Brennen, Christopher (1974) Isostatic Recovery and the Strain Rate Dependent Viscosity of the Earth's Mantle. Journal of Geophysical Research, 79 (26). pp. 3993-4001. ISSN 0148-0227. http://resolver.caltech.edu/CaltechAUTHORS:20111017-140608633
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This paper is concerned with the interpretation of isostatic recovery data in terms of the flow properties of the earth's mantle. A hydrodynamic analysis is first presented that allows straightforward calculation of the relaxation time for isostatic recovery within a mantle in which the viscosity varies continuously with depth. However, it transpires that no curve of this type (i.e., choice of a reference viscosity and a rate of change of viscosity with depth) can of itself adequately explain the available observational data from the Fennoscandian and Laurentide ice sheets and the pluvial Lake Bonneville. Proceeding onward it is then demonstrated that the strain rates within such flows are in fact greater than the critical strain rate envisaged by Weertman (1970) in his theoretical rheological model of the mantle. Below this critical value, diffusion creep is the dominant flow process, and the flow can be modeled by a Newtonian viscosity. But above this value, dislocation glide takes over, and the viscosity exhibits a decrease with increasing strain rate. This feature is then incorporated into the theoretical model, and the isostatic recovery data are interpreted in such a way as to provide experimental values of the strain rate dependent viscosity that can be compared with the values in Weertman's rheological model. It is demonstrated that the data become most self-consistent and exhibit the most satisfactory agreement with Weertman's model when the increase of mantle viscosity with depth is given roughly by exp (5 × 10^(−4)z), where z is the depth in kilometers. Thus in addition, the analysis would appear to provide some verification of Weertman's model of the mantle flow properties. It is further demonstrated that the much larger increase of viscosity with depth predicted by McConnell (1968) and others from previous analyses of isostatic recovery data is an artifice induced by the nature of such flows in which the strain rate decreases with depth; this led to an apparent increase of viscosity that is much larger than the actual variation.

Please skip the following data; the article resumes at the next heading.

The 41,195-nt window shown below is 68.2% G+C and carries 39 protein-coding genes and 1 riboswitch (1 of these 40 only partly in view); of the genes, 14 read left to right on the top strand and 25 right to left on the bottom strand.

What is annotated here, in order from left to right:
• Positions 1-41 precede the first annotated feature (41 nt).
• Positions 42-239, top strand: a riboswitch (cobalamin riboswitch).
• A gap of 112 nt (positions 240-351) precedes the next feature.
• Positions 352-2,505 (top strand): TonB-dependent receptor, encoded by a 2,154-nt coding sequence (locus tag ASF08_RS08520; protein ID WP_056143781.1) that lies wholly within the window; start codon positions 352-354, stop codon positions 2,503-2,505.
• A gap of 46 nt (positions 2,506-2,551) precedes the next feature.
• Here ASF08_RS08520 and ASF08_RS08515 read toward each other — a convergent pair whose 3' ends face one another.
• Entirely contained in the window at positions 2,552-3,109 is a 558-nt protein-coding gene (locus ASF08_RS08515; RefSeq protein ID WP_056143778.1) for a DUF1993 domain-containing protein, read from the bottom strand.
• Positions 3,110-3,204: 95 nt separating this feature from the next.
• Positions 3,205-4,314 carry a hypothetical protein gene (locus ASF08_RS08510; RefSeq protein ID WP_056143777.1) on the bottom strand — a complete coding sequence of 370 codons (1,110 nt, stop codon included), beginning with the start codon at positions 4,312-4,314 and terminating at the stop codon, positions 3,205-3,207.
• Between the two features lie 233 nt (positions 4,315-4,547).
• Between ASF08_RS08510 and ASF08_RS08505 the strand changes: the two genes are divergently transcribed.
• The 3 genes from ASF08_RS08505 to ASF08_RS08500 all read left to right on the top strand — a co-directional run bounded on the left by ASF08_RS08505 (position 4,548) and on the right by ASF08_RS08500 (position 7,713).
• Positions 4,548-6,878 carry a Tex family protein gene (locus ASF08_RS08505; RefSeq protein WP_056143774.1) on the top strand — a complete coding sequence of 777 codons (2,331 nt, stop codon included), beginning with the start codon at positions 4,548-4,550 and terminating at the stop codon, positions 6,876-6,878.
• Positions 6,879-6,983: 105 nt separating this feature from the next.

|Additional Information:||© 1974 American Geophysical Union. Received December 6, 1973; accepted April 22, 1974.|
|Official Citation:||Brennen, C. (1974), Isostatic Recovery and the Strain Rate Dependent Viscosity of the Earth's Mantle, J. Geophys. Res., 79(26), 3993–4001|
|Usage Policy:||No commercial reproduction, distribution, display or performance rights in this work are provided.|
|Deposited By:||George Porter|
|Deposited On:||20 Oct 2011 21:30|
|Last Modified:||26 Dec 2012 14:17|
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